Our October learning traced a map of streams and waterfalls. For days at a time it felt like formal learning came as a trickle: writing was avoided. The suggestion of reading lessons nearly induced tears. Even reading aloud was protested in favor of elaborate pretend games outside, and lengthy inscrutable art projects.
Of course, I could have insisted that the lessons happen anyway. Instead I waited, uncertain but hopeful.
Then, suddenly a waterfall: a full page poem written on inspiration. A reading lesson that wouldn’t end, the learner wanting more and more content, progressing through a week’s material in an afternoon.
These paths can be hard to watch from above. One longs for a steady churn of a reliable river. One longs for daily inspiration. One knows a few rote tasks must be done.
But from both accomplished results, we watched as their creators took enormous pride in what they had chosen to pursue.
One Thing at a Time
The eight-year-old lucked into the opportunity to be in a play at the local high school. It was an immersive, time-demanding, socially stretching experience that would have been exhausting had she had anything else going on. But as it was she slept in late, played, read, and talked about the performance to come. She sat for the hour before drop-off each day to have her hair brushed and plaited into french braids. She read the script, watched the rehearsals over and over, and murmured the complicated Greek character names under her breath.
It was the ultimate of what unstructured schooling can offer: the time to dive into a passion project, the time to reboot in between, and the focus that naturally results from those two elements.
Presidential Unit Study
The nearly four-year-old spent a good bit of the month paging through through Pete Souza’s photo book of the Obama presidency. I’d find her sprawled on her bed in the afternoon, staring at the images, many of them quiet, evocative captures of the president waiting, listening, or thinking. The photos introduced all sorts of questions and conversations for us: the presidential seal, Air Force one, soldiers, flags, Congress, the First Lady, the White House. At the end of the month we had the chance to share with friends favorite books that we were into—I asked her what she wanted to share. “I’m really into the Obama book.”
We do monthly allowance, untied to any strings of performance (though household chores are a daily reality). Your age in dollars, setting one dollar aside for generous giving each month.
It’s enlightening to watch personality-driven impulses develop and shift—the nature steadily altered by nurture. The generous one who consequently almost always has empty pockets. The spendthrift who can browse a store without asking to spend a single penny. Seeing that play out and learning from each other.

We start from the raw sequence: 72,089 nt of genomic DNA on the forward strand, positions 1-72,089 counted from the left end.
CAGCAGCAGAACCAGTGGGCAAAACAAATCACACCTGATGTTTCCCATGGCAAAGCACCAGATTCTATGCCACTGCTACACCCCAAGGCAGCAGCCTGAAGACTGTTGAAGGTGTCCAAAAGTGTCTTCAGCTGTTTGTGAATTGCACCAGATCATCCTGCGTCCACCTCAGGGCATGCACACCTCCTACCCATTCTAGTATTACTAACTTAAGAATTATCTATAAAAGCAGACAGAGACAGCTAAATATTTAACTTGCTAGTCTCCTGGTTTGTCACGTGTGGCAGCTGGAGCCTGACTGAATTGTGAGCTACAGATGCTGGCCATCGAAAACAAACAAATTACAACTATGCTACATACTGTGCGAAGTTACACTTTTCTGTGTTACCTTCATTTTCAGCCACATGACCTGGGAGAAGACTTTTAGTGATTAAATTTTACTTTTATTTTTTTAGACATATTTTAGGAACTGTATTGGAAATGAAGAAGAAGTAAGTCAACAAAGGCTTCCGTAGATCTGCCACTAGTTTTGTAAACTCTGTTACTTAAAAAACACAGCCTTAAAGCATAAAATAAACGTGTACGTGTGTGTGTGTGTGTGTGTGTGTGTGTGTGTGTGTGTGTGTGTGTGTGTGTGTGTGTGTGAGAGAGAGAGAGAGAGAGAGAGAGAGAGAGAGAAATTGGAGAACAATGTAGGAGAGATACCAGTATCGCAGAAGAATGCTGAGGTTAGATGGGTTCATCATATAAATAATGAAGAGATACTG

One child wanted to spend several months savings on a birthday gift for Dad. After crossing the $20 threshold, she was still a dollar short. I offered ten cents for every word looked up in the dictionary. By this I meant: look up a word and tell me how it’s defined. She interpreted it as: Look up words at random and write down the definitions.
Whichever! Within a few days the dollar was earned, and the juxtaposition of words was delightful.
A Book I Loved
The Good, Good Pig by Sy Montgomery, The tale of a couple of writers in New Hampshire falling love with their pet pig. The pig spends its life with them—twelve years!—and Montgomery documents life alongside him. His favorite food and how they got it (mostly the compost bins of nearby cafés), his many visitors (neighborhood children), the times he escaped and various townspeople called to ask them to pick him up.
A writer of nature tales and anthropology reporting, Montgomery packs the book full of knowledge about pigs and otherwise. A natural introvert, she writes about the ways having an enormous social animal in her backyard brought richness to her life in a small town.
It makes you want to be a better human, and to have a pet pig.
After I finished it on my kindle (it was a library borrow), Amazon suggested I might like to read the most recent collection of Best American Science and Nature Writing 2019, edited by Sy Montgomery. Indeed I would, Algorithm, indeed I would.
Winter Warmup: Read This Book with Us!
Find a copy of A Christmas Carol—look for an illustrated unabridged edition like this one. Read it aloud in the evenings, stopping every few sentences to explain what’s been said. Charles Dickens is a master of description, and 175 years later it feels like the source of what we mean when we say Merry Christmas. Not to mention Bah, humbug! Even the depiction of grasping, penny-pinching capitalism feels downright modern.
When asked why she liked it, the six-year-old said, “It’s a little creepy, but it’s also funny, and I never know what’s going to happen next. I like that it’s about Christmas.”
Begin reading it with your family in November so you’re not in a hurry.
After you finish Dicken’s “ghostly little book…may it haunt their houses pleasantly” as he called it, plan a family viewing of the Muppet version, or check your local theater listings for live performances nearby.
And a Blessing for You
We must cook, rather than graze, if we are to survive the cold and the wet. Those allergic to cooking may need to bite the bullet and get the casserole down from its shelf if they are not to short-change the family dinner table. Only onions, starch and meat juices can get through to our marrow when everyone comes home soaked to the skin.
-Nigel Slater, Kitchen Diaries (cookbook)
To remember winter isn’t to remember a variation in weather, but to remember an entirely other world. Winter is less of a season and more of a planet.
-Nikaela Peters, Winter is the Season of My Childhood (article)